|Born||in Carmel, California, USA|
|Died||in Los Angeles, California, USA (prostate cancer)|
|Birth Name||Richard Stanford Cox|
|Height||6' 2" (1.88 m)|
Mini Bio (2)
Sargent was a trim, handsome man with a longish chin. He played a variety of gawky businessmen roles in feature films before finding a niche in tv history as the second Darrin on "Bewitched". Shortly before his death, Sargent publicly proclaimed he was gay, and became what he called "a retroactive role model" in the battle for gay rights.
- IMDb Mini Biography By: Ray Hamel
Congenial, mild-mannered Dick Sargent was a reliably bemused foil on film and TV for nearly four decades. He was born Richard Cox on April 19, 1930 in Carmel, California. His mother, Ruth McNaughton, was a minor actress who went by the stage name of "Ruth Powell"; his father, Colonel Elmer Cox, served in WWI and later became a business manager to such Hollywood alumni as Douglas Fairbanks and Erich von Stroheim. Dick attended the San Rafael Military Academy in Menlo Park, California before majoring in drama at Stanford University.
He finally got his career rolling debuting in an uncredited role in the movie Prisoner of War (1954) starring Ronald Reagan. Using the stage moniker "Richard Sargent", he would build up a reliable resume over the years on TV both in drama and comedy including work on Gunsmoke (1955), Wagon Train (1957), I Dream of Jeannie (1965) and Adam-12 (1968). Regular co-starring roles in the series One Happy Family (1961) and Broadside (1964) kept him busy if not memorably busy. Now known as "Dick Sargent", the actor was a friendly, dependable and well-admired performer but his work was often deemed ordinary and achromatic. On occasion, he would find more redeeming support work in such hit movie comedies as Operation Petticoat (1959) and That Touch of Mink (1962) both with Cary Grant, but ultimately mixed in would be a lot of forgettable nonsense such as Fluffy (1965) with Tony Randall, Billie (1965) starring Patty Duke, the Don Knotts vehicle The Ghost and Mr. Chicken (1966), the Elvis Presley misfire Live a Little, Love a Little (1968), and the totally unfunny The Private Navy of Sgt. O'Farrell (1968) with Bob Hope and Phyllis Diller at their career nadir.
Too many of Dick's films fell into the fair to abysmal category. As a result, he never advanced into the upper echelon of star players. A big chance for stardom dissipated after being paired promisingly with Tammy Grimes on her TV show in 1966. There was no magic and it lasted just four weeks. Magic did occur, literally, a few years later. In 1969, Dick, who actually had been the original choice to play "Darrin Stephens" on the hit show Bewitched (1964), was given a second chance to play the bemused mortal husband of Elizabeth Montgomery. A chronic back pain finally necessitated the replacing of ailing Dick York. Sargent came in without a hitch and the switching of Darrins was done without any explanation at all. Dick's three seasons on the popular show made him a household face, if not a household name.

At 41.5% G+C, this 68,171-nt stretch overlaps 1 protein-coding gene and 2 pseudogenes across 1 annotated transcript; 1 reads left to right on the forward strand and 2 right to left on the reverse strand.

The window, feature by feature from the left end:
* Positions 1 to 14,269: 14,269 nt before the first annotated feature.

Dick continued on TV throughout the 1970s and 1980s with guest parts on Taxi (1978), Alice (1976), Fantasy Island (1977) and Three's Company (1976), and without a lot of fanfare. One of his better roles came in the form of George C. Scott's dramatic film Hardcore (1979). In the perpetually gloomy urban tale, which takes place in the seamy world of prostitution and pornography, Dick stands out as one of the film's not-so-reputable characters. He also played a role in another witch-themed story line called Teen Witch (1989). In between, he did voice work for commercials and performed occasionally on stage. In 1989, "the second Darrin" was diagnosed with prostate cancer. He later revealed to the world he was homosexual after tabloid papers began to refer to his serious illness as AIDS-related. Sargent died in 1994, having lived out his last few years openly and contentedly.
- IMDb Mini Biography By: Gary Brumburgh / email@example.com